Ticks are harbingers of disease and illness. During tick season, be on the lookout for these Lyme Disease symptoms in dogs.
While it is true that a tick bite is the method of transmission, Lyme disease is actually caused by a specific type of bacteria, a spirochete called Borrelia burgdorferi. Ticks carry a number of diseases that have the potential to affect dogs, but Lyme disease is one of the most serious. Be on the lookout for these Lyme Disease symptoms in dogs.
Lyme Disease Transmission and Diagnosis
Ticks and other insects carry a wide range of pathogenic viruses and bacteria that can be transmitted to animals through a bite. In most cases, it is deer ticks that carry the bacteria responsible for Lyme disease. Once a Borrelia-carrying tick bites the dog, it usually takes two to three days for the infection to be passed along but once it is in the dog’s bloodstream it can travel throughout the body. The prevalence of Lyme disease is highest in the eastern United States, particularly in coastal regions, though it can occur anywhere.
Related: Common Diseases Spread by Fleas and Ticks
In order to diagnose a dog with Lyme disease, your veterinarian will perform a blood test to detect antibodies produced by the dog’s immune system in response to the Borrelia burgdorferi bacterium. It is possible for the test result to be positive even if the dog has not contracted the disease – he could merely have been exposed to the pathogen and his body was successful in fighting it off. If the antibody test is positive, a second test may be required to determine whether the dog actually has the disease. The results of this test, combined with other information such as your dog’s medical history and your description of symptoms, are usually enough to make a diagnosis.
Clinical Signs and Symptoms of Lyme Disease in Dogs
Though Lyme disease is one of the most common , it only produces symptoms in between 5% and 10% of affected dogs. It is also important to note that only about 10% of dogs that are exposed to the bacterium (whether in vaccine form or from a tick bite) actually contract the disease. The most common symptoms seen in dogs are fever, lameness, swollen joints, swollen lymph nodes, loss of appetite, and lethargy. Unfortunately, these symptoms overlap with a number of different diseases which can make the accurate diagnosis of Lyme disease difficult.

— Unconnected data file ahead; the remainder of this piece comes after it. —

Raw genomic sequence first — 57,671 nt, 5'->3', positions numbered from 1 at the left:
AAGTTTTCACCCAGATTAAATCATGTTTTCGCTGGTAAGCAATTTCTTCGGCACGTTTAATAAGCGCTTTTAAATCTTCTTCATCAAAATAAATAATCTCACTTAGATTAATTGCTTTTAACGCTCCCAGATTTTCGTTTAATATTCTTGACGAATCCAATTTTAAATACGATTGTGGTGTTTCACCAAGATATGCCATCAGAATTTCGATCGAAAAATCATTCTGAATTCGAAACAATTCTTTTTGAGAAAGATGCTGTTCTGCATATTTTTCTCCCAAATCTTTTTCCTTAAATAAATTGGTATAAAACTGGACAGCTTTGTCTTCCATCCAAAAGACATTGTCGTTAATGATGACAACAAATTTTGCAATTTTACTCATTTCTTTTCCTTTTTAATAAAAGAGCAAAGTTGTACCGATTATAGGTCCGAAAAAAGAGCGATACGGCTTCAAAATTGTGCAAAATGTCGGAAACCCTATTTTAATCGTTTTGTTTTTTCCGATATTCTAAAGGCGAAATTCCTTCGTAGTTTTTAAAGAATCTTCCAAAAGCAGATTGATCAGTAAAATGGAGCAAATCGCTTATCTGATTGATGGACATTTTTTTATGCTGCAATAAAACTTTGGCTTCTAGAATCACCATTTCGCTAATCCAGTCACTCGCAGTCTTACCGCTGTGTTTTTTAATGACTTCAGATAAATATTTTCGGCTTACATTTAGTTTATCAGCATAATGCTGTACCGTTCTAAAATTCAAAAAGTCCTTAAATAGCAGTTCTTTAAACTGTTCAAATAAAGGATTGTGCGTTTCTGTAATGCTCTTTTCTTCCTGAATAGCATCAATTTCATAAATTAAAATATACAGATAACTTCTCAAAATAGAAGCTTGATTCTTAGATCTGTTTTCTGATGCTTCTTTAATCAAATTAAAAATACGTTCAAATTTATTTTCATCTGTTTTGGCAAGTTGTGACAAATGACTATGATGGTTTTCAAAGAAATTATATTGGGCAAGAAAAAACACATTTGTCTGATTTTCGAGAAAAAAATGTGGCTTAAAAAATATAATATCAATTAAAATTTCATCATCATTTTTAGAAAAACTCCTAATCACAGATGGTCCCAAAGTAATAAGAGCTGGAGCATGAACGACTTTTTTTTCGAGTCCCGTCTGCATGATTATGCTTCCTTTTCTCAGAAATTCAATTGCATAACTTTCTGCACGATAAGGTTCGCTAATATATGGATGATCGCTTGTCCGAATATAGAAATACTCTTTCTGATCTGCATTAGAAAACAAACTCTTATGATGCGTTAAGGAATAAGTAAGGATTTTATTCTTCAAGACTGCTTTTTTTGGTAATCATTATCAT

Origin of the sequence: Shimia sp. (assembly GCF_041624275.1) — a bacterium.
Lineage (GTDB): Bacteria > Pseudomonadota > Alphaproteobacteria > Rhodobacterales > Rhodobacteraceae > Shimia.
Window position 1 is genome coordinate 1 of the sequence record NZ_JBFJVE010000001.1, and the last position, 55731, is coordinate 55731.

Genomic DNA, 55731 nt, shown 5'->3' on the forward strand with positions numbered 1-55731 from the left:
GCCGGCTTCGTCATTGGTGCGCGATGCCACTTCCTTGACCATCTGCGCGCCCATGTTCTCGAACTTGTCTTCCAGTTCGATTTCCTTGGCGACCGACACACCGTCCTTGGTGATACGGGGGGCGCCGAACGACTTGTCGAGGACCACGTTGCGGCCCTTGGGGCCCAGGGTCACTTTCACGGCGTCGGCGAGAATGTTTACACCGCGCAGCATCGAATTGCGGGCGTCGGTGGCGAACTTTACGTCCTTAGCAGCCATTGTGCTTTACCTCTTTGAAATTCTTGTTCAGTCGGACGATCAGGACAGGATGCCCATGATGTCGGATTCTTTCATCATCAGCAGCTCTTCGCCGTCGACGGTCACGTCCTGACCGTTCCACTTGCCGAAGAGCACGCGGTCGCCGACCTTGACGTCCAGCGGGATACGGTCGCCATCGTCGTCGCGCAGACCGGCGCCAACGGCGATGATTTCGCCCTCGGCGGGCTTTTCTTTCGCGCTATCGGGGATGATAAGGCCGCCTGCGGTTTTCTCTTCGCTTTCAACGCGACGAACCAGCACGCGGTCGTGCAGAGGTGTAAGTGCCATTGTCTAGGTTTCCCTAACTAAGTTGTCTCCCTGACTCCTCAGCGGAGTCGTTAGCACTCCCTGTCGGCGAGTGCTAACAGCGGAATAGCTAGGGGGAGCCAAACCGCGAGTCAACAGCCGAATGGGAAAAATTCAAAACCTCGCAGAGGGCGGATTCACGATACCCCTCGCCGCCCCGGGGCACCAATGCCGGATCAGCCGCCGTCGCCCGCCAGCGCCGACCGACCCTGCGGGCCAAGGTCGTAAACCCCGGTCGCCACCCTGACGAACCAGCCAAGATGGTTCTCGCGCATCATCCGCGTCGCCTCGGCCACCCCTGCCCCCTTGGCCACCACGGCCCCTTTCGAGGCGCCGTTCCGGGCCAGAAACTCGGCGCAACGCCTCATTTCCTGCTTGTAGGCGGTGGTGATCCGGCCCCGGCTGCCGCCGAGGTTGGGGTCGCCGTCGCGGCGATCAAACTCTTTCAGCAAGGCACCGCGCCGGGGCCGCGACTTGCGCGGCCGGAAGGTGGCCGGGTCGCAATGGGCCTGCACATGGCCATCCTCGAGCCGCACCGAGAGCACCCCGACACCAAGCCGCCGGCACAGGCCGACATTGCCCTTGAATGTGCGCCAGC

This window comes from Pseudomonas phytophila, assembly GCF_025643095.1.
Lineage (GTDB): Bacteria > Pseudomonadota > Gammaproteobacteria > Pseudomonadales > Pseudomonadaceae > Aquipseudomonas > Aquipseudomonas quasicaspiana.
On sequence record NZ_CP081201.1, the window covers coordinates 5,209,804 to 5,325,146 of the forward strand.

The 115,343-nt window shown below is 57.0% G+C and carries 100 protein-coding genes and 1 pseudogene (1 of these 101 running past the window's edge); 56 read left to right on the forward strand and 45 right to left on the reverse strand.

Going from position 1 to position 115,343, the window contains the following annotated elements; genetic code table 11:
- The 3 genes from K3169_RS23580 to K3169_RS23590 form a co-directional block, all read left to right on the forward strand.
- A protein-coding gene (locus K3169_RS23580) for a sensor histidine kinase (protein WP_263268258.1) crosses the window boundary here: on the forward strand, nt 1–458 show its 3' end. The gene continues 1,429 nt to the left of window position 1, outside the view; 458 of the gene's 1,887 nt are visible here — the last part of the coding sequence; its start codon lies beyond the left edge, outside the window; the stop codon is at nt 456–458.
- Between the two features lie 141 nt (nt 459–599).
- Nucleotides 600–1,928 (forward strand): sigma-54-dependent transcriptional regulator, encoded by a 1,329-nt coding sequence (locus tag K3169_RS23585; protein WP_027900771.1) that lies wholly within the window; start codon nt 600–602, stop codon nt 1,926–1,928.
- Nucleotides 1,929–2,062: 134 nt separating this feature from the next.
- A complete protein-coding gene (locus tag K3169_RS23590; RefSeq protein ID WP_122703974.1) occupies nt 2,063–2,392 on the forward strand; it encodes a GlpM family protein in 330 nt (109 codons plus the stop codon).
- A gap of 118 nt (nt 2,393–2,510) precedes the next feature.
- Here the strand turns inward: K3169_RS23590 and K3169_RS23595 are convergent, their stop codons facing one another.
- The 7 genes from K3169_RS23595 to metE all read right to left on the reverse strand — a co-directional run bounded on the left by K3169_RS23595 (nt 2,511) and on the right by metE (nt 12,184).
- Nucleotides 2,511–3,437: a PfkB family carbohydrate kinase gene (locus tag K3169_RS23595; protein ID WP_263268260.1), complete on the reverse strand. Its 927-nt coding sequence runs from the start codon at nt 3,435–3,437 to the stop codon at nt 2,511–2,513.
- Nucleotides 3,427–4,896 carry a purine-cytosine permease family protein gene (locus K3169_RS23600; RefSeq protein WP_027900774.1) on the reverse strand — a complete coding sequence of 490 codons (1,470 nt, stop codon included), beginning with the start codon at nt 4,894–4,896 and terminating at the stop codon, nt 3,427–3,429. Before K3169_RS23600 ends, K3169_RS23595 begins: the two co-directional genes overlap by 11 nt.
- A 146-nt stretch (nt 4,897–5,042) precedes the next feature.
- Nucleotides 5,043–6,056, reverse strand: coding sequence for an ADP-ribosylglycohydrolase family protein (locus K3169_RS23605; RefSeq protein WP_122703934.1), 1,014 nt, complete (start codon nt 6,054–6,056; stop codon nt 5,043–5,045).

Related: How To Remove A Tick From A Dog
As it has been mentioned, a vast majority of dogs infected with Lyme disease do not display symptoms. Of the dogs that do show symptoms, lameness is one of the most common and it is caused by inflammation in the joints. In some cases, this lameness only lasts for a few days but it may recur in the same or other joints. Some dogs with Lyme disease also experience kidney problems which may eventually result in kidney failure. For some reason, Lyme disease-related kidney problems are more common in certain breeds including the Golden Retriever, Labrador Retriever, Shetland Sheepdog, and Bernese Mountain Dog.
Once a correct diagnosis of Lyme disease is made, the treatment is fairly straightforward. In most cases, dogs can be treated on an outpatient basis, except in cases of severe kidney disease. The most common treatment for Lyme disease is an antibiotic called Doxycycline and the treatment period is usually four weeks. Your veterinarian may also prescribe anti-inflammatory medications or pain relievers if your dog is experiencing severe symptoms. Most dogs recover from Lyme disease but in some cases, the antibiotic is not effective in completely eliminating the infection – it may return at a later date.
Lyme disease can be serious but it is also completely preventable. Speak to your veterinarian about the risk for Lyme disease in your area and to determine which preventive might be right for your dog.